While I'm shy to tell you my resolutions for me, I want to say that I aim for this blog to continue to be a place where performance is worth less than truth and that acceptable answers are challenged by truthful experiences. Other bloggers have enthused to me about those of you who leave comments here on the blog, they tell me that I'm lucky to have people who disagree with gentleness and who encourage with enthusiasm, I'm lucky to have people who share their own story as they react to mine.

I am lucky.

And I thank you.

I wish for all of you what you have given me. A place where authenticity is honoured and truthful expression of experiences are welcomed. A place where it's safe, in a world that loves appearance and performance and acceptable answers, to simply be who you are. This is the gift you've given me, I know how precious it is, may we all strive to offer these spaces to each other.


Jan Goldfield said...

What do you say when you can't find the words to say it? Those 'dirty murkies' haunt us all and we dare not expose them to the light. I wonder what would happen if we did and found out we all shared them.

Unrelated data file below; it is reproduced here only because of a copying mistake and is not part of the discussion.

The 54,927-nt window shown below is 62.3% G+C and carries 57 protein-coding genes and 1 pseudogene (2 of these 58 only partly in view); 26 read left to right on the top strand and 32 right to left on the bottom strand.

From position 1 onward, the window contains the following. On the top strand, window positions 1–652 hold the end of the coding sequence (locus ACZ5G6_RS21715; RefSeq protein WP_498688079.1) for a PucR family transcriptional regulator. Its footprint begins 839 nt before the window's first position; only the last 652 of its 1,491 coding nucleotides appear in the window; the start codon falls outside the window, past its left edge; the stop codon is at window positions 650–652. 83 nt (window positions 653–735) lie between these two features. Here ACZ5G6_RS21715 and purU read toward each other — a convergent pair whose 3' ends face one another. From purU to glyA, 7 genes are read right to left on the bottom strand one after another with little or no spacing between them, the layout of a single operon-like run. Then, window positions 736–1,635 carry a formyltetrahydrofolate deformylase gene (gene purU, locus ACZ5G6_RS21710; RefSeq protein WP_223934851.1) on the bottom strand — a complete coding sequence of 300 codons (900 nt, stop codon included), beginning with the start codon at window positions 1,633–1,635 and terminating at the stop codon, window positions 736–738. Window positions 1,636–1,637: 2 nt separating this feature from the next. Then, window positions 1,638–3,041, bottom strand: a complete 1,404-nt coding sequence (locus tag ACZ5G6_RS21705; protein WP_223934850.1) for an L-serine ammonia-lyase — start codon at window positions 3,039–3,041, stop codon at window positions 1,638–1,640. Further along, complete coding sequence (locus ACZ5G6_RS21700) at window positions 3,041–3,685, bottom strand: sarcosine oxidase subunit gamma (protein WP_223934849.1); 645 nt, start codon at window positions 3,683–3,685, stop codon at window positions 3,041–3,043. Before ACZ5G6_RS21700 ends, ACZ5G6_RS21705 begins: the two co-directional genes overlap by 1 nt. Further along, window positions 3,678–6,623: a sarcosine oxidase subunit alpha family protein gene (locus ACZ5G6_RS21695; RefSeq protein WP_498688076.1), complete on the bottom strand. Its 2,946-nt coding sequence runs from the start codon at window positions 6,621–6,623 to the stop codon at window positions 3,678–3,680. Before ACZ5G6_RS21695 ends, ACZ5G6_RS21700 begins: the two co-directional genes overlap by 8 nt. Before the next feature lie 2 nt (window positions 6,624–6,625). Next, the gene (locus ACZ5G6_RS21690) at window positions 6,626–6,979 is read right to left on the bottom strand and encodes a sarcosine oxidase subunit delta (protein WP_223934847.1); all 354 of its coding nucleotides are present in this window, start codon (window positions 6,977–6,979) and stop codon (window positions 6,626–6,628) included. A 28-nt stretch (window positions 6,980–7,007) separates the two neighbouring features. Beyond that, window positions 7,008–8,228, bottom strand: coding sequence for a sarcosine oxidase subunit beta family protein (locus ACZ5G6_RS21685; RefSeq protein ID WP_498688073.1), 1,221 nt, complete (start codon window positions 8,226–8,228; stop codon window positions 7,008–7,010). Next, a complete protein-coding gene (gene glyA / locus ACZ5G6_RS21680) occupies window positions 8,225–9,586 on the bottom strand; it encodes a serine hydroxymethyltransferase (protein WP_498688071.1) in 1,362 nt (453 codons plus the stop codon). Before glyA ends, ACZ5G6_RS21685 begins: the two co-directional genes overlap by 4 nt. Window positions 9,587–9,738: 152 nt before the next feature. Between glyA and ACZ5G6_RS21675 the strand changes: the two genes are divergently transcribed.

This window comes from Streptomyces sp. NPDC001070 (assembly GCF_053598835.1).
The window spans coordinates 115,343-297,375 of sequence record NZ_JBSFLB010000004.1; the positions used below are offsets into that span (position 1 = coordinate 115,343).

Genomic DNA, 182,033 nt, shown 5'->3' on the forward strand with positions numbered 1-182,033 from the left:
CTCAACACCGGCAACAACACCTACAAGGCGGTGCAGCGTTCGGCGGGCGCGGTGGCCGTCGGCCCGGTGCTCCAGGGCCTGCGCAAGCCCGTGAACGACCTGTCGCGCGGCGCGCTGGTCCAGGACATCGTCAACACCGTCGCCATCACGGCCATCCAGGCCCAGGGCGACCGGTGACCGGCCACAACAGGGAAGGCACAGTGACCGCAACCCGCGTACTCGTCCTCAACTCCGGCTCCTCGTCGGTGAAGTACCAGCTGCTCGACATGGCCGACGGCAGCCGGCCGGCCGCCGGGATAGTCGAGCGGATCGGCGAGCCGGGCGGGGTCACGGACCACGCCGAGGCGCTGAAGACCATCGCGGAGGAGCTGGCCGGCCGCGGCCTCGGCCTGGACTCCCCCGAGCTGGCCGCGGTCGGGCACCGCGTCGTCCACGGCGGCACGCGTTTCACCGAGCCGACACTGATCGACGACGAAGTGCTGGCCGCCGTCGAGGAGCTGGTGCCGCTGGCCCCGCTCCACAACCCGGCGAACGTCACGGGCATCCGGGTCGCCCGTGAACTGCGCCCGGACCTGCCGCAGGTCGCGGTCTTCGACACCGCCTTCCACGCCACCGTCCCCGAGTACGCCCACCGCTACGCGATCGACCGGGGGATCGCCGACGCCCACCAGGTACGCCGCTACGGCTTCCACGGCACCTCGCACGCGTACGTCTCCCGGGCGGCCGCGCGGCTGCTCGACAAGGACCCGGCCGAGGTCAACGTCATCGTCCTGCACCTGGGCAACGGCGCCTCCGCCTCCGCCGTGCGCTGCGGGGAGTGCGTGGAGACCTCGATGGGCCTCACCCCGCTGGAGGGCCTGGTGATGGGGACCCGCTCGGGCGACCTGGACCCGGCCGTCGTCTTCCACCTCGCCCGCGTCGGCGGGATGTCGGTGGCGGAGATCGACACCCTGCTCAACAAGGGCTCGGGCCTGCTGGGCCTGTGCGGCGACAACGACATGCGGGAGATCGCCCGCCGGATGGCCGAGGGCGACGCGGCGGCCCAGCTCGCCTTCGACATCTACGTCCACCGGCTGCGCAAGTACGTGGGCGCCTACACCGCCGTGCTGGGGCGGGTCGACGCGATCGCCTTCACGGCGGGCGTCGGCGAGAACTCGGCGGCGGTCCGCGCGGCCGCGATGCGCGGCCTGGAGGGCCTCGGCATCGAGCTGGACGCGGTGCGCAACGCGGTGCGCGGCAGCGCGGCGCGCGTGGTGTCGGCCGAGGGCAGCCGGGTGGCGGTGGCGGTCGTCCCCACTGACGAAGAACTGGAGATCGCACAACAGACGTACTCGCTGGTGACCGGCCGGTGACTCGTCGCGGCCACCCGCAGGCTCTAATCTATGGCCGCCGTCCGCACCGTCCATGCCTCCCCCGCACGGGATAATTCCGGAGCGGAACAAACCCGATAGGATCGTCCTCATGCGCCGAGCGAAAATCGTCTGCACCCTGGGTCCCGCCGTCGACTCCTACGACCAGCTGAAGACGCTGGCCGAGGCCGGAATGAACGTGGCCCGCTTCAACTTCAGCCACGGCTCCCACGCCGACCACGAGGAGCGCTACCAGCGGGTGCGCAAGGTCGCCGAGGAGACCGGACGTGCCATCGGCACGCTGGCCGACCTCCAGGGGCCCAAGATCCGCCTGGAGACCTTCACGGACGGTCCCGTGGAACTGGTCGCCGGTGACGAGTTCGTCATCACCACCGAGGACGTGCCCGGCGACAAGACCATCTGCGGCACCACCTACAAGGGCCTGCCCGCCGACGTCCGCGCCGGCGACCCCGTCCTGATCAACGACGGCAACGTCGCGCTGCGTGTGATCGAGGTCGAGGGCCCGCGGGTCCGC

Thanks for writing, Dave.

Maggie said...

I'm glad you and I are sharing the experience of this blog being a place where loving, authentic agreement and disagreement are welcome - and predominant - and where mean-spirited commenters are few and brief.

Methinks your old fellow Bible study member had never been taught the art of supportive, constructive critique - as opposed to hurtful, destructive criticism. So sorry you had to have that conversation back then.